California’s Indian tribes have been granted an extension of 90 days to resume their pursuit of including their sports betting initiative on the upcoming November ballot. The tribes’ original signature gathering process was cut short by the COVID-19 pandemic, which essentially prevented the tribes from collecting enough signatures to have voters decide on their initiative.
The tribes had already collected roughly 950,000 signatures, needing an additional 150,000 more to qualify their bill into the ballot.
The Indians hope to gain voter support for legal sports betting in Indian casinos as well as a number of racetracks. Hope had fizzled out in the months of inactivity, but the extension granted by California Superior Court Judge James P. Arguelles gave new life to the initiative.
According to Tribal Chair Mark Macarro, a member of the Pechanga Band of Luiseño Indians, their initiative will allow Californians to place retail sports bets at venues that have proven to be safe and reliable over decades.
The extension now sets the stage for the renewed debate between the state’s powerful tribal gaming lobby and Californian lawmakers, who favor their own sports betting bill, which awards the right to offer sports betting to the state’s 72 card rooms.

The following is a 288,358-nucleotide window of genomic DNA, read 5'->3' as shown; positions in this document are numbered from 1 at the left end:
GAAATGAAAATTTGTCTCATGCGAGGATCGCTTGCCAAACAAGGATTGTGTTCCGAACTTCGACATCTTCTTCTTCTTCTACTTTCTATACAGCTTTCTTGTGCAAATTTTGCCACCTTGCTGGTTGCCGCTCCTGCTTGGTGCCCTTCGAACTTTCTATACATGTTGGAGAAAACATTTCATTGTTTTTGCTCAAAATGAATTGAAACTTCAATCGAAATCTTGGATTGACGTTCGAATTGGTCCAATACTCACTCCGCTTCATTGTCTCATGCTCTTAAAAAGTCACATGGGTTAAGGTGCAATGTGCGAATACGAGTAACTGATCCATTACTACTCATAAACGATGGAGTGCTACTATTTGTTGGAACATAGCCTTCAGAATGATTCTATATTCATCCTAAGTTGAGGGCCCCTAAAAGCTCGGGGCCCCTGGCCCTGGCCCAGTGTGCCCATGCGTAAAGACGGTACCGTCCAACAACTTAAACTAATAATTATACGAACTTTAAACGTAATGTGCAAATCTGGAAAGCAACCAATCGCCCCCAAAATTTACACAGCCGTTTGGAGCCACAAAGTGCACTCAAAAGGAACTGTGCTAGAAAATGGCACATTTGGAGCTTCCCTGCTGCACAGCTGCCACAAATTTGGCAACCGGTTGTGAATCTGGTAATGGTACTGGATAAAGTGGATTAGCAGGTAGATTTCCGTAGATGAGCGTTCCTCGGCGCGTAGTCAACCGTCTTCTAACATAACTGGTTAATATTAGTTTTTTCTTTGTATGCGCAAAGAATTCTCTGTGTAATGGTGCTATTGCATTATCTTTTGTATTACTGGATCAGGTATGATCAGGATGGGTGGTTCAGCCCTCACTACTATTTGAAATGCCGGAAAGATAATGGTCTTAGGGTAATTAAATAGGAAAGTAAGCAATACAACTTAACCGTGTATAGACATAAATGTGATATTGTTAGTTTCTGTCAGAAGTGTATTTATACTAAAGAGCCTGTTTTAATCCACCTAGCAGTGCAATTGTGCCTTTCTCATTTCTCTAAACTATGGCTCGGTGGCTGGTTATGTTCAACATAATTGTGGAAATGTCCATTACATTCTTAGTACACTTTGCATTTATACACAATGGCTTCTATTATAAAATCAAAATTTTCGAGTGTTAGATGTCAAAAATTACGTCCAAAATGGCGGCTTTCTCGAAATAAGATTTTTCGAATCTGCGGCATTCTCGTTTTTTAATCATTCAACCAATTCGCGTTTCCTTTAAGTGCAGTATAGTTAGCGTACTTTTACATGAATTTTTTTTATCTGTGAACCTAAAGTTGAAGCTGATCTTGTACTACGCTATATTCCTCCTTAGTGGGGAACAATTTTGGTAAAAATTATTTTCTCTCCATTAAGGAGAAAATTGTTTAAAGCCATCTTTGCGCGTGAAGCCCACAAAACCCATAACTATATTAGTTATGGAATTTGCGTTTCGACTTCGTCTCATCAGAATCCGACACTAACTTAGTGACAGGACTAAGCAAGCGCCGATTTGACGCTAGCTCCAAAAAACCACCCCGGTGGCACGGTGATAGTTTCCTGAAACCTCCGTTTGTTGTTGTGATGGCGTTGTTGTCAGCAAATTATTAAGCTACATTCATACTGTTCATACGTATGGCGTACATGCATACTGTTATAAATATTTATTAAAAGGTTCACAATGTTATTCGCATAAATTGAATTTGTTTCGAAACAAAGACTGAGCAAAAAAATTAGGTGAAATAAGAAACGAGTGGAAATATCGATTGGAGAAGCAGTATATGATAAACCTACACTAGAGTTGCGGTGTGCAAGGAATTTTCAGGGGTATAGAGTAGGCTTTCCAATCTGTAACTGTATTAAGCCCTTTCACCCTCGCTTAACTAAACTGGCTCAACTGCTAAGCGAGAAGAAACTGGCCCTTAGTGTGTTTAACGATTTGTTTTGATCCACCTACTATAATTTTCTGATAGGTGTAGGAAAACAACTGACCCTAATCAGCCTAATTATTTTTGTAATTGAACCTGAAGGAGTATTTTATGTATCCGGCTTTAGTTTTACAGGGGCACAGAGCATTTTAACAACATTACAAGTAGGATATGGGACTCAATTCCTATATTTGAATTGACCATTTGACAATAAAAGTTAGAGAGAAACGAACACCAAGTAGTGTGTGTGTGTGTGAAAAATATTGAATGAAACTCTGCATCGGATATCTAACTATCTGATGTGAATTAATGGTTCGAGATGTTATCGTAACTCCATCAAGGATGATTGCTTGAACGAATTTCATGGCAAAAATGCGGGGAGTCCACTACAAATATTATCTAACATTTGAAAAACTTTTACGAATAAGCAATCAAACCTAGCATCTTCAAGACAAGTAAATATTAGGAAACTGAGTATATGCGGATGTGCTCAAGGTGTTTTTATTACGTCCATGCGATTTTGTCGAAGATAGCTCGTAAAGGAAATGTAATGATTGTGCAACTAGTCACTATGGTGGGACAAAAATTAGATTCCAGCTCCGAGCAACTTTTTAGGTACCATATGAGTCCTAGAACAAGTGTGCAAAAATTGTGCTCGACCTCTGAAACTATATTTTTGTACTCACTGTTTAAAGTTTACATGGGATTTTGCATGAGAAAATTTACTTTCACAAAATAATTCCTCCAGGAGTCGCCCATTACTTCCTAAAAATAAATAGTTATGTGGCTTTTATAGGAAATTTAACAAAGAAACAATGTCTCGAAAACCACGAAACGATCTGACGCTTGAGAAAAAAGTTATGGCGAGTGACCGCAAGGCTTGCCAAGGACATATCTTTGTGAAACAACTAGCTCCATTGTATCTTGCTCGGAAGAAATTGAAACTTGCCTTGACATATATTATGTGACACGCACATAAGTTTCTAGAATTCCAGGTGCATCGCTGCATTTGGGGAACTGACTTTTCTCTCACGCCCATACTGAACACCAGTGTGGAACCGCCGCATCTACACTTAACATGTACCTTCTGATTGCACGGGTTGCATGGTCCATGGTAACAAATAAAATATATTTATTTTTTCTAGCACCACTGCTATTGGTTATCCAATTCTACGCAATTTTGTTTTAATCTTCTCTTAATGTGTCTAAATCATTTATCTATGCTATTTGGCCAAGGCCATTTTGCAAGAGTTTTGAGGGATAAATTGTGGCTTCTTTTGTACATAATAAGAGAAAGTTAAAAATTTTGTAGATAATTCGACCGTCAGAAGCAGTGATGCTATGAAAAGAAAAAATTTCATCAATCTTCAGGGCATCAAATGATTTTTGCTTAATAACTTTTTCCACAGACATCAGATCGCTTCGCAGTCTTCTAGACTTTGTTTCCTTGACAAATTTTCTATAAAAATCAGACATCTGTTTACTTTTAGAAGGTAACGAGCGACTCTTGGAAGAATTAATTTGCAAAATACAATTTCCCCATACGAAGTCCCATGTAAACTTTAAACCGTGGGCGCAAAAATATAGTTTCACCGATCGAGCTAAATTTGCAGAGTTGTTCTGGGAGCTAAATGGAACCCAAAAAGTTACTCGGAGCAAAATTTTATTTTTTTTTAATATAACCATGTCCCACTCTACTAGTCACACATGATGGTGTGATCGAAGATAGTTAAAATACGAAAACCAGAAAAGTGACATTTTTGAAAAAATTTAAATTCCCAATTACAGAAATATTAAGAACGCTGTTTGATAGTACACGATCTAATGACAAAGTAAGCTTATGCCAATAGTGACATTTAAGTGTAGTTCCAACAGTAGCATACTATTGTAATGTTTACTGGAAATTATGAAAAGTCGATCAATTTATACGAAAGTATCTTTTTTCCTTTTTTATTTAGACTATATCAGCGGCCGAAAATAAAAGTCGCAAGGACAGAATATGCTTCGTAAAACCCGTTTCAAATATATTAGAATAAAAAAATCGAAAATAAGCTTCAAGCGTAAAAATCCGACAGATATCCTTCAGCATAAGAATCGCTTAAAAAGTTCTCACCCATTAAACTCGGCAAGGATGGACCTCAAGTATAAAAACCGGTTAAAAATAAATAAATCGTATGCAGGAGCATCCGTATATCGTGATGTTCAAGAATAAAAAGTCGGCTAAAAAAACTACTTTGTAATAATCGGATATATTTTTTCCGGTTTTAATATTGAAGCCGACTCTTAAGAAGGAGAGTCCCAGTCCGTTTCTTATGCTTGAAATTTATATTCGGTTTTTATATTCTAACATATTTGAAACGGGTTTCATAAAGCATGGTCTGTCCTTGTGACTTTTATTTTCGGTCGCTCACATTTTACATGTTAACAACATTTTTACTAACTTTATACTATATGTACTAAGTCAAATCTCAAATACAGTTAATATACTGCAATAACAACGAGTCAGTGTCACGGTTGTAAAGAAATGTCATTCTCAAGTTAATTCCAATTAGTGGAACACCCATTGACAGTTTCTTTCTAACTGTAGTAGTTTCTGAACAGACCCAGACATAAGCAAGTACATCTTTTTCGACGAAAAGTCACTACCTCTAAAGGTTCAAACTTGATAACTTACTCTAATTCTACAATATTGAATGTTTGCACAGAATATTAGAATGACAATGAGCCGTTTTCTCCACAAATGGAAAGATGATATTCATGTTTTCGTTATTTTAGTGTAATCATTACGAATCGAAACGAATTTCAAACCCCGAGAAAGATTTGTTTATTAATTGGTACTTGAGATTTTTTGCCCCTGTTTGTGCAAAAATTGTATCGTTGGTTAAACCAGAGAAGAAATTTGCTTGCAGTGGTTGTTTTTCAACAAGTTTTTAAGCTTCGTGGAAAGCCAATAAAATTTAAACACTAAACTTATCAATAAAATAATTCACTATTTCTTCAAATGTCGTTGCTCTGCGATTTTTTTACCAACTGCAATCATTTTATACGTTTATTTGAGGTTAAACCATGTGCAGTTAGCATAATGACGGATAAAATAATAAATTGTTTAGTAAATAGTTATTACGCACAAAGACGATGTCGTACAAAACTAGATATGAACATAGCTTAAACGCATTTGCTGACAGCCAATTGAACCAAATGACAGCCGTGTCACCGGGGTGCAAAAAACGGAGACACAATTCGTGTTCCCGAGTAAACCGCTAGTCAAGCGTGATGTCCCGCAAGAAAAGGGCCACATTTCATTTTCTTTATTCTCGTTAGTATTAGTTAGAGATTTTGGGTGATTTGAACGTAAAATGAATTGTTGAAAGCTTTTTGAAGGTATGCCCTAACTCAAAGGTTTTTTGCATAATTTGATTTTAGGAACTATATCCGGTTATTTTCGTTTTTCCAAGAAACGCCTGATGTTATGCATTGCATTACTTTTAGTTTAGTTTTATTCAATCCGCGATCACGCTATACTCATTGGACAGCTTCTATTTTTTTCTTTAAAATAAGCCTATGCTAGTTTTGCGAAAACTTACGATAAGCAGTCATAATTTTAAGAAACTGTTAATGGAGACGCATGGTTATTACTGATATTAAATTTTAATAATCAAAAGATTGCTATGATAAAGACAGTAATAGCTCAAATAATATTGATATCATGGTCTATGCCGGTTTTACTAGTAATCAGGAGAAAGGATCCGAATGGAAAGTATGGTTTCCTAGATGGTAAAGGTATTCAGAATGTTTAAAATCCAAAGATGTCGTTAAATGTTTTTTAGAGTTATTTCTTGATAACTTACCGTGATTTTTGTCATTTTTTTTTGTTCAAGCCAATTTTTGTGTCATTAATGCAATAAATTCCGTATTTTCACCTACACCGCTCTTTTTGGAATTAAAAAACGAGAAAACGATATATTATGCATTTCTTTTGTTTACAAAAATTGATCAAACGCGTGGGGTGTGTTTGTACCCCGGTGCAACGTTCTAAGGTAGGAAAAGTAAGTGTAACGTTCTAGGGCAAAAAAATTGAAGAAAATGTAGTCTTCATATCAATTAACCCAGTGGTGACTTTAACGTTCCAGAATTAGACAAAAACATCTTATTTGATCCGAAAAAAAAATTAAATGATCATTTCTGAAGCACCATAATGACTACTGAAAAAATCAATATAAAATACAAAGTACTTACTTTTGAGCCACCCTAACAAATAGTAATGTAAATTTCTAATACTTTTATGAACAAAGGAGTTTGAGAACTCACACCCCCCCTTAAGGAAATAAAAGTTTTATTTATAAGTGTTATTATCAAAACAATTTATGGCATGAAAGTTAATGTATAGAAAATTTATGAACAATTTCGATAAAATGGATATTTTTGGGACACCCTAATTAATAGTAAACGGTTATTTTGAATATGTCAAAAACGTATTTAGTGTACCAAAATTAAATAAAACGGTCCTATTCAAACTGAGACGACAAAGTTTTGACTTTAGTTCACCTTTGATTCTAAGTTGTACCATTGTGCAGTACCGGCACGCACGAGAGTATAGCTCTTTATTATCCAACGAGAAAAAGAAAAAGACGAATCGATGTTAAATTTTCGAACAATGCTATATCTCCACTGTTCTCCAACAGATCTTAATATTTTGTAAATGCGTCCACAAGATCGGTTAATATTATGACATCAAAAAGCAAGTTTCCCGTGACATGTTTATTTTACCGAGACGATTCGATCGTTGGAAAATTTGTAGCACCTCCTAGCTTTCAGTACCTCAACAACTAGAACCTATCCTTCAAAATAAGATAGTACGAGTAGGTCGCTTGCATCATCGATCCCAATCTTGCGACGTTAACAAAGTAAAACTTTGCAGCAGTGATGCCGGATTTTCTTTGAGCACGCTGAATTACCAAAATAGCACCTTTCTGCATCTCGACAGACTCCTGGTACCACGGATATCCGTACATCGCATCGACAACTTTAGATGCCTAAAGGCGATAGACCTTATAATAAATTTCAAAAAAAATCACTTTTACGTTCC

The tribes wish to keep sports bets confined to their casinos and on race tracks. Furthermore, the tribes prefer not to allow bets on California schools and refuse to allow for state-wide mobile betting options.
Lawmakers attempted to push their own bill, but this was effectively put to a stop in June after the bill was unable to convince two Sacramento legislative bodies within a limited timeframe. Northern California State Senator Bill Dodd sponsored this bill. Dodd has promised that he will bring up the bill in a future legislative session.
Up to $700 Million in Taxes Annually
California represents a gargantuan opportunity for sports betting operators. It has the largest Indian gaming presence in the US, raking in $8.4 billion per year without any sports betting.
Dodd estimates that the state could make up to $700 million in tax revenues from sports betting. However, Dodd’s estimate include online sports bets, which Indian tribes staunchly refuse to accept, arguing that it would be difficult to regulate online gambling effectively.
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Currently, 18 states already have legalized sports bets. Four new states have passed laws that legalize the activity, with local legislators working hard to launch their sports betting markets as soon as possible to recoup revenues lost to COVID-19.